8 July 1997
The ICB deals with the issue of the ethical justification for the sacrifice that we impose on the animals used for scientific experimentation, since the primacy of man – axiological assumption – over every other living being, does not constitute unlimited power, but has necessary ethical limits. The various approaches to research on animals and the transposition to man of the results of these experiments are described in the opinion, by means of a historical excursus.
The ICB acts within the paradigm in which experimentation on animals is considered “not completely replaceable”, distinguishing itself from those positions which tend to rule out any exploitation of animal life (rightism). It is a perspective close to animalism which is not fundamentalist, especially as regards so-called welfarism, that is, the constant and continuous search and implementation of animal well-being in breeding, the continuity of domestic life, housing, transportation and sacrifice. The ICB believes that the relationship between man and animal should be safeguarded and promoted in order to surmount the concept of the animal as an instrument, recognising the animal as an “other” with specific value and its own dignity which may even extend to an active subjectivity.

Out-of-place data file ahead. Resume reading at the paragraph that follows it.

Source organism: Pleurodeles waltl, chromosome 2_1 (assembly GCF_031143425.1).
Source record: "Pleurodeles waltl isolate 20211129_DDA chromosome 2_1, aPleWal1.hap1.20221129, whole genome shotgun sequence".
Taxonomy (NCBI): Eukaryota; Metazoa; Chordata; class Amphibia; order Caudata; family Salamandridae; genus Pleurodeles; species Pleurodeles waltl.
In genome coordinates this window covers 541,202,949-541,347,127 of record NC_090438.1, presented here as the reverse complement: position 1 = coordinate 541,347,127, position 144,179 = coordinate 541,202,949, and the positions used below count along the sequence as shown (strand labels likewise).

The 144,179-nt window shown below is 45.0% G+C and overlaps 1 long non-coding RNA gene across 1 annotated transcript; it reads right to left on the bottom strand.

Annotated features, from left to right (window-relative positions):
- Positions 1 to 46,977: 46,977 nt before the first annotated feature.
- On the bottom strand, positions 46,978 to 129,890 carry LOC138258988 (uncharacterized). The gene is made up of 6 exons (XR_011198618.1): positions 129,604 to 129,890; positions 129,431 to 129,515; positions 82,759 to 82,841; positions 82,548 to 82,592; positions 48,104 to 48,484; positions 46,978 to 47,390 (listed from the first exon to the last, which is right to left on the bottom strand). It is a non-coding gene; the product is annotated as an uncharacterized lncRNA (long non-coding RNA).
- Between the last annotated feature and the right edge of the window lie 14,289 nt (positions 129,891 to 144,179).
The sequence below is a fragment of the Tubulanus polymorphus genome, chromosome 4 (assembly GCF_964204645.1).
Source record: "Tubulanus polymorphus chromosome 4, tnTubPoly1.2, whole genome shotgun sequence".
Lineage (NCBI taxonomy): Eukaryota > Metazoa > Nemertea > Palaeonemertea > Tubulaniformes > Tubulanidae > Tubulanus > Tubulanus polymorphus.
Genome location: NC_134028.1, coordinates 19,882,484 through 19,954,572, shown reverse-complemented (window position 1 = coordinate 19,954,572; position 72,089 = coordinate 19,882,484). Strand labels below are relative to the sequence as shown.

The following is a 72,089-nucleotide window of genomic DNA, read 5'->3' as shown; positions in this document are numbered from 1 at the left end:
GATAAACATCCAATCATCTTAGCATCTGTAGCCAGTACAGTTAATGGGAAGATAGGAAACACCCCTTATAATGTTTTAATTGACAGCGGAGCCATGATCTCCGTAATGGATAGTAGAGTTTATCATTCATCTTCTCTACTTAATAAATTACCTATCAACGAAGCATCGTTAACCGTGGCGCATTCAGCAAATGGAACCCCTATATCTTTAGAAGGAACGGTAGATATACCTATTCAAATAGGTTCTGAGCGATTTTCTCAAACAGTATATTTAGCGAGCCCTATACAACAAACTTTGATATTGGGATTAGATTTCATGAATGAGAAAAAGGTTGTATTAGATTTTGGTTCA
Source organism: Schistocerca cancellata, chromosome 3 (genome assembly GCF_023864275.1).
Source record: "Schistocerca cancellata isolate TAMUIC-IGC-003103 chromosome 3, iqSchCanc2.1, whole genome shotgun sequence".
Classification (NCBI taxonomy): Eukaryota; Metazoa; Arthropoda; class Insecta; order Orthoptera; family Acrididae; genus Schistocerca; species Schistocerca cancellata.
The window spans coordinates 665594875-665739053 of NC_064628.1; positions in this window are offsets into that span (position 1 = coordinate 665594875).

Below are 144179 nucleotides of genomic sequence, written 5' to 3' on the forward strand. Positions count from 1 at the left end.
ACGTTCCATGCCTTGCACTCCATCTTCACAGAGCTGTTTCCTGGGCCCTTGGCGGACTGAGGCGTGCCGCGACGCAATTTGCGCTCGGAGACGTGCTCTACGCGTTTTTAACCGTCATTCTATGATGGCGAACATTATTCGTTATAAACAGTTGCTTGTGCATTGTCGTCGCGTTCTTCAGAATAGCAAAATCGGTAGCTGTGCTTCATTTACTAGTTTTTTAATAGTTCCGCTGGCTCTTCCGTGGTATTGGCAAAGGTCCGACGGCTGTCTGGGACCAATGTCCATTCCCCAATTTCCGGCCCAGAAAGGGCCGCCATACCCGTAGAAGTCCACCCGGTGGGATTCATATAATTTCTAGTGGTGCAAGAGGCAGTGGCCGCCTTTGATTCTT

In the sphere of predictability of results, particularly with regard to pharmacotoxic investigations, the Committee notes that the parameters for animal testing of new molecules for the life and health of the living are superimposable to those valid for man. Therefore, these experiments are considered legitimate on condition that the following precautions and recommendations are taken into account: 1) assessment of the rationale and objectives of the experimentation; 2) determination of benefits that also includes the assessment of a threshold or limit of tolerability of animal suffering, that is, the degree of proportionality between expected benefits (especially if uncertain) and the damage or discomfort which may be provoked.
Also examined is the possibility of introducing “alternative methods” to animal testing (despite there being some “confusion” regarding this definition). On this point opinions are divided between those who believe it illusory to envisage to the public the possibility of replacement of in vivo animal testing with alternative methods and those who consider the cessation of the use of animals for scientific purposes as not far away.
The law itself is called upon to accomplish a special role in mediating between these conflicting demands: therefore examination of European and Italian regulations on animal experimentation is fully treated.